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Gulf of Mexico survey will explore potential of offshore wind

The National Renewable Energy Laboratory in the US will conduct a survey to determine if the region can transform 50 years of offshore manufacturing and deployment expertise into a thriving offshore renewables industry.

Funded by the Bureau of Ocean Energy Management, the project will examine the feasibility of potential offshore energy resources in the Gulf of Mexico.

The Department of Energy’s Wind Vision Report aims to install 86 gigawatts (GW) of offshore wind by 2050, with the Gulf Coast playing a large role. States in the region – including Florida, Texas, and Louisiana – will contribute 10 per cent, or 8.6GW, of offshore wind energy to help achieve the Wind Vision’s goals.

The Gulf offers advantages for offshore wind including shallow water that makes turbine installation easier, warm waters, accessibility and close proximity to existing offshore oil and gas infrastructure. However, the region’s lower wind speeds present a challenge, and hurricane-resistant turbine designs and survival strategies may be required to reduce the increased risk posed by environmental factors.

NREL’s Suzanne Tegen and Walt Musial will use a National Renewable Energy Laboratory (NREL) developed geospatial offshore wind cost model to determine the levelised cost of energy for Gulf Coast offshore wind, which assesses variables like water depth, wind resource, and distance to port.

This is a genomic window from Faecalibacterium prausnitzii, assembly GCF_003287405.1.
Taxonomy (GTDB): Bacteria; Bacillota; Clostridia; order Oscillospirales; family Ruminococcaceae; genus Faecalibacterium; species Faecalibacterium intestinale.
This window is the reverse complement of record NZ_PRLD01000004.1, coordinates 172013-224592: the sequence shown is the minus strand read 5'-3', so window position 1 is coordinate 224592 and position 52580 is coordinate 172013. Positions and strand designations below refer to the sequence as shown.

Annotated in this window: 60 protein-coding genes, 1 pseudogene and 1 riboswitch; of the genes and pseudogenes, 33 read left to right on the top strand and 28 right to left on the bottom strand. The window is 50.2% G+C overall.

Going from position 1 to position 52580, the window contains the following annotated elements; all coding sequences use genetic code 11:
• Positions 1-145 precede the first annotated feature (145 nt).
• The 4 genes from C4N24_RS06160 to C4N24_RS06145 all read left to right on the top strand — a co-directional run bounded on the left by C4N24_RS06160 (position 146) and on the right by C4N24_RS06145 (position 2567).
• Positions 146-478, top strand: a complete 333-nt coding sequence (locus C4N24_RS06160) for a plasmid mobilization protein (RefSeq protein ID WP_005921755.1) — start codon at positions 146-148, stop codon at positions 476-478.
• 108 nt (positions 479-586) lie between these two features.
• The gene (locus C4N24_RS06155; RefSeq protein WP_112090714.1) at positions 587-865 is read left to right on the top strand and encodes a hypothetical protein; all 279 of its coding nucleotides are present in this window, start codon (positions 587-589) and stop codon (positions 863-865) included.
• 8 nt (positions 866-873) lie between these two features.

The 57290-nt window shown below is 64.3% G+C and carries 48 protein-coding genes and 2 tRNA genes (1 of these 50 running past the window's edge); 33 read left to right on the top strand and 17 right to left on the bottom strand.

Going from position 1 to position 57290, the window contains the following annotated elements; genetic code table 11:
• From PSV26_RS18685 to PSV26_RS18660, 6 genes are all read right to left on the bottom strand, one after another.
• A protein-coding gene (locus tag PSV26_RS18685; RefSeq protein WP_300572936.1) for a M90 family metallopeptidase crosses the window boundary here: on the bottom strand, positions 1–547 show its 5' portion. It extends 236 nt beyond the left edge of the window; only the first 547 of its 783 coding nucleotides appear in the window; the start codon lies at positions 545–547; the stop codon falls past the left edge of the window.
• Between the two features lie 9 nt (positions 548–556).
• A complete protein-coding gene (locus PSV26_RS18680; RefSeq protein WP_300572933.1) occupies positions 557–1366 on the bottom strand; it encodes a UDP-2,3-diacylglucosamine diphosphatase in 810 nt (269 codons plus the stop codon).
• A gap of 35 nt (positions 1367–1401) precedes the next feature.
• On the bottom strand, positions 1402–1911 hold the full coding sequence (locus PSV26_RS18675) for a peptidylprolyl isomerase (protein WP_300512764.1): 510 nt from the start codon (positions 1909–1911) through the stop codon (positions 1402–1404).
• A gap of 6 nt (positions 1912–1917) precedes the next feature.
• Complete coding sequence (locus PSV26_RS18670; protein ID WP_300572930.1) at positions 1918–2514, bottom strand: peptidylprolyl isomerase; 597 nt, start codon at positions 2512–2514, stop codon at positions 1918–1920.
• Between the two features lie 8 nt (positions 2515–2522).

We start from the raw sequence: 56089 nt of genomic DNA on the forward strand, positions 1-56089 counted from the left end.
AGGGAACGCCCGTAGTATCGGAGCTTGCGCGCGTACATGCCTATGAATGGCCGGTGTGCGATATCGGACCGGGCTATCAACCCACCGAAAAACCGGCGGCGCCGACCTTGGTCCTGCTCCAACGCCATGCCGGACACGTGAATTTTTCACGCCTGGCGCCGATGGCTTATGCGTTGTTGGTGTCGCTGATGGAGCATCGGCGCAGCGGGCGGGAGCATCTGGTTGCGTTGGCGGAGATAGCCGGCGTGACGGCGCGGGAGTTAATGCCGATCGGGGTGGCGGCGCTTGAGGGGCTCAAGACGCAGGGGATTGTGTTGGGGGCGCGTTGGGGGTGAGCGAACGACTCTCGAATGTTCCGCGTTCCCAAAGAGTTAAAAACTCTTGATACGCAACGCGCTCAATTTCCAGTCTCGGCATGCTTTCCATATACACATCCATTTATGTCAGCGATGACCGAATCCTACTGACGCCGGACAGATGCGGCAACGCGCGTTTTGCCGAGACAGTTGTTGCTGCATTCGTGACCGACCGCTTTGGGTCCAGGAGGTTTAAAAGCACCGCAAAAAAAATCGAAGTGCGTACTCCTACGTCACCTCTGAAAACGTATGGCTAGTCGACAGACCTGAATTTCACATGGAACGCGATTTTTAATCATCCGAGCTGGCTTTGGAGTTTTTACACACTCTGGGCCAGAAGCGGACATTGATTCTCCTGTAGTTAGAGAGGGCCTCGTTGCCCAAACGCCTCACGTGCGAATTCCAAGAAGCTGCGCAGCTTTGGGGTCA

Current scenarios show the levelised cost of energy may fall below US$100 per megawatt hour by 2025 at some sites in the Gulf.

Researchers will also undertake a site-specific economic analysis to determine which offshore wind locations offer the most promise for developers. A job impact analysis, performed using NREL’s jobs and economic development impacts model, will estimate the economic impact of construction and turbine operations.

Offshore wind is not the only potential renewable energy source the survey will explore. Researchers will also evaluate the feasibility of wave and tidal energy, ocean current energy, ocean-based solar energy, ocean thermal energy, and deepwater source cooling.